Archive for Innovation

Open Letter to the EU: Reinstate the Commissioner for Science and Research

Posted in Science Politics with tags , , , , on September 19, 2019 by telescoper

It may have escaped your attention (as it did mine) that, when the candidates for members of the European Union Commission were presented last week, the role of Commissioner for Research, Science and Innovation has apparently been phased out, and its remit subsumed by that of the Commissioner for “Innovation and Youth”.

Downgrading the role of Science and Research in this way is a retrograde step, as is the introduction of a Commissioner for `Protecting the European Way of Life’, which is a racist dog-whistle if ever I heard one.

Anyway, back on the subject of Research and Science, there is a letter going around protesting the loss of a specific role in the Commission covering this portfolio.

Here is the text:

Your Excellencies Presidents Sassoli, Dr. Juncker and Dr. von der Leyen,

The candidates for the new EU commissioners were presented last week. In the new commission the areas of education and research are not explicitly represented anymore and instead are subsumed under the “innovation and youth” title. This emphasizes economic exploitability (i.e. “innovation”) over its foundation, which is education and research, and it reduces “education” to “youth” while being essential to all ages.

We, as members of the scientific community of Europe, wish to address this situation early on and emphasize both to the general public, as well as to relevant politicians on the national and European Union level, that without dedication to education and research there will neither exist a sound basis for innovation in Europe, nor can we fulfill the promise of a high standard of living for the citizens of Europe in a fierce global competition.

President von der Leyen, in her mission letter to commissioner Gabriel, has emphasized that “education, research and innovation will be key to our competitiveness”.

With this open letter we demand that the EU commission revises the title for commissioner Gabriel to “Education, Research, Innovation and Youth” reflecting Europe’s dedication to all of these crucial areas. We also call upon the European Parliament to request this change in name before confirming the nominees for commissioner.

I have signed the letter, and encourage you to do likewise if you are so inclined. You can find a link to the letter, together with instructions how to sign it, here.

Science and Innovation after Brexit

Posted in Politics, Science Politics with tags , , on September 7, 2017 by telescoper

I’ve been busy most of today so I only have a little time for a short post pointing out that the long-awaited `position paper’ about collaboration on science and innovation between the UK and EU after Brexit has now been published. Those of you intending to remain in the United Kingdom if and when it leaves the European Union might be interested in reading it. I say `might be’ rather than `will be’ as it doesn’t really say anything concrete about anything.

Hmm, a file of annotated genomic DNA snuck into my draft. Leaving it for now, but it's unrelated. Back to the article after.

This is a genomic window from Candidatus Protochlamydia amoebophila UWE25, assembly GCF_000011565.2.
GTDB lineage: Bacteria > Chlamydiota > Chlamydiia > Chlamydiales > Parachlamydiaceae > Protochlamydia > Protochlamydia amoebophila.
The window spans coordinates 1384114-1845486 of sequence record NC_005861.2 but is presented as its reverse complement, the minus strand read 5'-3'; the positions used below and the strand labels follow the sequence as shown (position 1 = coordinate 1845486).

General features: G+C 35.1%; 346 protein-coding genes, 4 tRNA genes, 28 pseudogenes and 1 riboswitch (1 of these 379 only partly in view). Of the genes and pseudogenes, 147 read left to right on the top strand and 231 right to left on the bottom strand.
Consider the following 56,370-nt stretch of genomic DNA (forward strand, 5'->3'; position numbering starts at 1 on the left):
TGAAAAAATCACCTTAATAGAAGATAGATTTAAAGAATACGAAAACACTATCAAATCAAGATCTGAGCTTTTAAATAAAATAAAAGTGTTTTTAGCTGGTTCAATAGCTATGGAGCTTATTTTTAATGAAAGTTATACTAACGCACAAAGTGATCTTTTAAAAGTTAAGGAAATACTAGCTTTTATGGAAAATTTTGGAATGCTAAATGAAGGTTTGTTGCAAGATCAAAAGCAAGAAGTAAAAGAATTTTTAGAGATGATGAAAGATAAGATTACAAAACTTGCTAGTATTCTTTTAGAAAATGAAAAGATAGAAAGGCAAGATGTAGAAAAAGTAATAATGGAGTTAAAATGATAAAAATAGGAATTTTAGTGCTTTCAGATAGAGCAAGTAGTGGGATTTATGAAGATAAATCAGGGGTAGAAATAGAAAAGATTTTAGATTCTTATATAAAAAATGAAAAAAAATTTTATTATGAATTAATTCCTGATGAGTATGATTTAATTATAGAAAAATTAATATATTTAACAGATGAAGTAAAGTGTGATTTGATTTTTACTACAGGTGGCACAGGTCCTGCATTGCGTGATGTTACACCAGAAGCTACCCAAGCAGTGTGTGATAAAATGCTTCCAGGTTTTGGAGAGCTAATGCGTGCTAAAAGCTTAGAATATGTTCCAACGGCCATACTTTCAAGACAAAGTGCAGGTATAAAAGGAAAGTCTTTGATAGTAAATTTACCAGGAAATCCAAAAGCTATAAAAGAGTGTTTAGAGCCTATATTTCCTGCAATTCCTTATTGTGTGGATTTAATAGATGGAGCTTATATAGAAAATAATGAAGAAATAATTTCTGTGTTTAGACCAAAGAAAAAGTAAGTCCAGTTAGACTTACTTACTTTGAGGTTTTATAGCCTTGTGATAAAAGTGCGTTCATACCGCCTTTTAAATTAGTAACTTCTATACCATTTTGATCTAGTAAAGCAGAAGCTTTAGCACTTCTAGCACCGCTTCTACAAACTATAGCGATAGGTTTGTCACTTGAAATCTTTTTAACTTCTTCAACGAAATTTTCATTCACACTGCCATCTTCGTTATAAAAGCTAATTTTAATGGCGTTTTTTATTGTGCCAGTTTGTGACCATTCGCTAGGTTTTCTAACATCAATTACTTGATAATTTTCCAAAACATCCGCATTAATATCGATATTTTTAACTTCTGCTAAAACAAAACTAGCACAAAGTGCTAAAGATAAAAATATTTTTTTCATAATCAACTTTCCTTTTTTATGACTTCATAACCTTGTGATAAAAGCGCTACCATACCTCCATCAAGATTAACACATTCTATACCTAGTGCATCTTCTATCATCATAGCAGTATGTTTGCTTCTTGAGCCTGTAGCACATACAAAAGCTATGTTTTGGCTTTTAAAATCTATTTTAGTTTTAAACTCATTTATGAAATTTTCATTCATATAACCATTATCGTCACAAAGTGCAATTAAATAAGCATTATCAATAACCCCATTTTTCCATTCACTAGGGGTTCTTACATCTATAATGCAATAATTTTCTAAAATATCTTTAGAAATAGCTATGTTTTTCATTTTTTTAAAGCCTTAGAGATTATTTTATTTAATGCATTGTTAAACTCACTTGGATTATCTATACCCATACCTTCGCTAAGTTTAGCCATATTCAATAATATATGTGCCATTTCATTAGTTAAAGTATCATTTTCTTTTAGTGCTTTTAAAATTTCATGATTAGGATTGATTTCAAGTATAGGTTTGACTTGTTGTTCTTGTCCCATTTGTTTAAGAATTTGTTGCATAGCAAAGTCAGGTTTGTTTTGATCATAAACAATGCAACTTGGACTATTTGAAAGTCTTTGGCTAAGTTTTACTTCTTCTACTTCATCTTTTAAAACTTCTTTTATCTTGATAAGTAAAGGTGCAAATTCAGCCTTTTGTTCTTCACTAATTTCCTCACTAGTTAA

Here’s the overall summary:

In preparing to leave the EU, one of the UK’s core objectives is to “seek agreement to continue to collaborate with European partners on major science, research, and technology initiatives”. It is the UK’s ambition to build on its unique relationship with the EU to ensure that together we remain at the forefront of collective endeavours to improve the world in which we live. The UK believes this is in the joint interest of the UK and EU, and would welcome discussion on how best to shape our future partnership in this area.

The answer to the last bit is, of course, easy. The best way to shape our future partnership in this area is unquestionably for the United Kingdom to remain in the European Union. This document says as much itself. As with most of these papers it consists primarily of a long list of the benefits in this area that the United Kingdom has enjoyed as a direct result of our membership of the European together with a desire to keep most of them after our departure. It offers no real ideas as to how to square the many circles that would involve. In particular, many EU schemes, including those funded by the European Research Council, depend on the freedom of movement the European Union guarantees. Given the leaked Home Office document outlining how it intends to deter EU citizens from coming here I don’t see how we can possibly remain an attractive destination for scientists, or anyone else for that matter.

Meanwhile, today, Parliament is debating the European Union Withdrawal Bill which, if passed, would give the Government sweeping powers – the so-called `Henry VIII’ powers – to bypass Parliament and directly repeal or amend any law it doesn’t like the look of without debate. This is exactly the right-wing power grab that many of who voted Remain feared would happen. If this Bill passes without significant amendment then we can say goodbye to our parliamentary democracy. The parallel with the Enabling Act of 1933 that gave absolute power to Adolf Hitler is frightening.